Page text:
African regional policy needs to be consistent – Dr Amin Adam

By Joyce Adwoa Animia Ocran, ISD II contributor
Economy & Investments African regional policy needs to be consistent – Dr Amin Adam

The Minister of State at the Ministry of Finance, Dr Mohammed Amin Adam, has underscored the need for Africa's political environment to remain stable for policy consistency.

According to him, recent political unrest in some regions of the continent was damaging to governments’ efforts to tackle climate change.

Speaking at the 2023 Africa Climate Summit in Nairobi on the topic “Creating a supportive policy environment to attract green Foreign Direct Investment,” Dr Adam noted that policy consistency was an essential element needed in the continent’s pursuit of investment financing.

He indicated that the time was right for Africa to guard itself against acts that tend to undermine its regional stability and cooperation and forge ahead to tap its abundant opportunities for the general good of its citizens.

He said conflicts and political instability in one country can have negative spillover effects on neighbouring countries regardless of how strong their structural reforms and policies were. That, he indicated, could significantly affect foreign investment flow in the region.

‘’Overall, conflict in Africa can have far-reaching and complex consequences for international investment and regional economic development. Governments, corporations and other stakeholders must collaborate to address the core causes of conflict and create stability and security and prosperity,’’ he implored.

On scaling high-impact climate finance for Africa and reducing the cost of capital through blended finance as well as creating a supportive policy environment to attract green international investment, the Minister stated that high-level ratio instruments such as green bonds had emerged as a promising tool to mobilise substantial financial resources for climate projects.

He, however, underscored the need for enhanced awareness and capacity building among African nations as a number of them still lacked the expertise to structure and issue instruments effectively.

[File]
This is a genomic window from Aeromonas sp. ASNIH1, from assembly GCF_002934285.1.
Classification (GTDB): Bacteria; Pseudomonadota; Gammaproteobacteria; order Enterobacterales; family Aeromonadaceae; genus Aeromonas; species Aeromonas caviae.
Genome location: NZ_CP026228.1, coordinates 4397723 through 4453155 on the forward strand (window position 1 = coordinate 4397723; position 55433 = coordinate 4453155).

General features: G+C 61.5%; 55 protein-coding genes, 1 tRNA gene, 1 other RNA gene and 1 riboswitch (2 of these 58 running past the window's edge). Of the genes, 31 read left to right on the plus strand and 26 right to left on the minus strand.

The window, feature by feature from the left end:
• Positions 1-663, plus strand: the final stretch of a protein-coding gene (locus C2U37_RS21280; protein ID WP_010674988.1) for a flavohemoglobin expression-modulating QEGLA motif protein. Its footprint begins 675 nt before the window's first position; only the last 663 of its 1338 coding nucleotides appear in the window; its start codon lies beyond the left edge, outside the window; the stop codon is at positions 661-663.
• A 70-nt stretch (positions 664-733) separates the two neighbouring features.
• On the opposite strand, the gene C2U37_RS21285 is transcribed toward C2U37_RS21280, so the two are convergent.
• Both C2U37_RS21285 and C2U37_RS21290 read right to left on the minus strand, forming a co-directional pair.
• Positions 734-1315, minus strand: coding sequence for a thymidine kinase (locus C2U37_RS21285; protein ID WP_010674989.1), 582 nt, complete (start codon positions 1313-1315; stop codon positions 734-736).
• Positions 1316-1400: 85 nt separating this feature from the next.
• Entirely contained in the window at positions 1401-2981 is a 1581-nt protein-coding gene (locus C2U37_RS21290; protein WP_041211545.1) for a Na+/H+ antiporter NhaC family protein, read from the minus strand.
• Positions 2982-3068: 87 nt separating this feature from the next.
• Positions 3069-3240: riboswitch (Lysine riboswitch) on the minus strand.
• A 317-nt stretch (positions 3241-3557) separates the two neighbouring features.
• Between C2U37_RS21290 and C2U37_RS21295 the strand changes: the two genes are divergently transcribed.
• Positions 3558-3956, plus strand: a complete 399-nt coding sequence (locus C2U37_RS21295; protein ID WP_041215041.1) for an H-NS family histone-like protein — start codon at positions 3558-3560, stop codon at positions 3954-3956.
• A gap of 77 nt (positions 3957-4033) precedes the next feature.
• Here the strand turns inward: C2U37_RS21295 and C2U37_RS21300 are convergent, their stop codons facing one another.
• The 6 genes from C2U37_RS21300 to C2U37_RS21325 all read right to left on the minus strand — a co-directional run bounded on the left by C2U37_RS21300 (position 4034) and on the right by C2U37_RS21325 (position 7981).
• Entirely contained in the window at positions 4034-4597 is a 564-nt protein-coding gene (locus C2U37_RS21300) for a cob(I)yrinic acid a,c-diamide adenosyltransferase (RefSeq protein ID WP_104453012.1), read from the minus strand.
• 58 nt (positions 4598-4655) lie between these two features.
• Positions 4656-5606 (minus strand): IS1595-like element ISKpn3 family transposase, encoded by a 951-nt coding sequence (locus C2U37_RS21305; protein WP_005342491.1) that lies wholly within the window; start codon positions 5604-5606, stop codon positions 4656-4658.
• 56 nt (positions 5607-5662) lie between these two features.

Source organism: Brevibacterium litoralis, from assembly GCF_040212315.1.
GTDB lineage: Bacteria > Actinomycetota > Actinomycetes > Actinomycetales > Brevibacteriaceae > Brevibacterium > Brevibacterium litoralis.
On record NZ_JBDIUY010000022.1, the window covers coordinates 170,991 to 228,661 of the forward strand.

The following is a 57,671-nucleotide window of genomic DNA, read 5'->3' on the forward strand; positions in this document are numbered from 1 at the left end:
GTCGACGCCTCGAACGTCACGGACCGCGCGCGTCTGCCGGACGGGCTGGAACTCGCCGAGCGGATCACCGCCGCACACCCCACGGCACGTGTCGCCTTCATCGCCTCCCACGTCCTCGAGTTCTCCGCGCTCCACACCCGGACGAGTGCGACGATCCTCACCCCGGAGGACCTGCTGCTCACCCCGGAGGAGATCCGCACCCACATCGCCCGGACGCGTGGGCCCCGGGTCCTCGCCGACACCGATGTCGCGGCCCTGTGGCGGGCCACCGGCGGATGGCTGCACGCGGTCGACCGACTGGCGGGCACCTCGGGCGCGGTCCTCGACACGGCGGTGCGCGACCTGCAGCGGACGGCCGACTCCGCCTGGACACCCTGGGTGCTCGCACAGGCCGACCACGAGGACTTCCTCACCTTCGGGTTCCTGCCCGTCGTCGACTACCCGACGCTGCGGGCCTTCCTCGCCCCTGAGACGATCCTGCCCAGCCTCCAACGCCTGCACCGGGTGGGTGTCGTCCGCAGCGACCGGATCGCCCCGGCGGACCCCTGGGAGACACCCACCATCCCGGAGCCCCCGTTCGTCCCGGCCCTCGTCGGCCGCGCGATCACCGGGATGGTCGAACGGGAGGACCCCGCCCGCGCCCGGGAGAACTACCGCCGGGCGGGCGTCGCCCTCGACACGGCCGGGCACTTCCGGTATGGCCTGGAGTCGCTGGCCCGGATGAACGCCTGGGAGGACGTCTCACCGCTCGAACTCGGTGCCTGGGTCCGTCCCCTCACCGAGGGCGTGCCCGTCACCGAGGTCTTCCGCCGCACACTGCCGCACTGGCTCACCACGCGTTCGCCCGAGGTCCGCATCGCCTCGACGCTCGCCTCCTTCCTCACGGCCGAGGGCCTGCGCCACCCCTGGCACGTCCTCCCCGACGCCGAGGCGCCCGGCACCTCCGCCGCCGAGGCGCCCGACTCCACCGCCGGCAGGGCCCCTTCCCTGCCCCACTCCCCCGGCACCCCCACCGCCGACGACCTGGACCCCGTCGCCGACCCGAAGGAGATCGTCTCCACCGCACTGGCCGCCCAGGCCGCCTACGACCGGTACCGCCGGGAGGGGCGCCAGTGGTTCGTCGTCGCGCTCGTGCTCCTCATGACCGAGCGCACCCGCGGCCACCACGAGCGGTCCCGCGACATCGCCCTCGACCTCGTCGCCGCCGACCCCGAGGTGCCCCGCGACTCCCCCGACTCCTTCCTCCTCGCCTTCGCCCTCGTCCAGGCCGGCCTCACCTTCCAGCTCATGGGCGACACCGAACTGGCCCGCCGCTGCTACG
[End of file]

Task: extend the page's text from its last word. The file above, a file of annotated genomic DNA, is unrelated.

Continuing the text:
‘’Again, there is the need for standardized frameworks and certification processes that instil confidence in investors. Harmonizing these standards at a regional level could facilitate cross-border investment and boost investor confidence,’’ he noted.

In a related development, the Minister in a separate panel discussion on ‘’From commitment to action, creating fiscal space for climate action, agenda 2063 and the SDGs in Africa’’ said, the goal was not to survive climate crisis but to work together to achieve a desirable prosperity despite challenges.

He discussed several difficulties facing the V20, including accessing capital, underrepresentation of climate-vulnerable countries in global governance and international trade mitigations.

Dr Adam said a comprehensive global funding mechanism was required if Africa was to realise climate prosperity. To that end, he called for an international financial reform agenda, where multilateral development banks, especially those operating on the continent would scale up their resources towards climate-related activities which would enable regional institutions' strategies to work effectively.

"Another way to address the challenge of creating fiscal space for climate action is for the global system to move away from austerity measures while accounting for the impact of climate change in debt financing,” he added.

He stated that regions facing higher vulnerability to climate change were more likely to suffer from severe indebtedness. So, to address that, there was the need to refine analysis tools such as debt sustainability analysis to make available liquidity for such countries and consider climate contingency swap lines between central banks or other liquidity opportunities.

Another essential indicator the Minister raised was securing global deals on carbon exchange to realize near-term investments.

According to him, it was incumbent on the part of the advanced countries to work closely with vulnerable countries to di-carbonize the economy rather than rejecting products coming from Africa on the accusations of high carbon content.

The 2023 Africa Climate Summit was held to address Africa’s increasing exposure to climate change and its associated costs on the continent under the theme ‘Driving Green Growth and Climate Finance Solution for Africa and the World’.

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Started: 02-07-2024 | Ends: 31-10-2024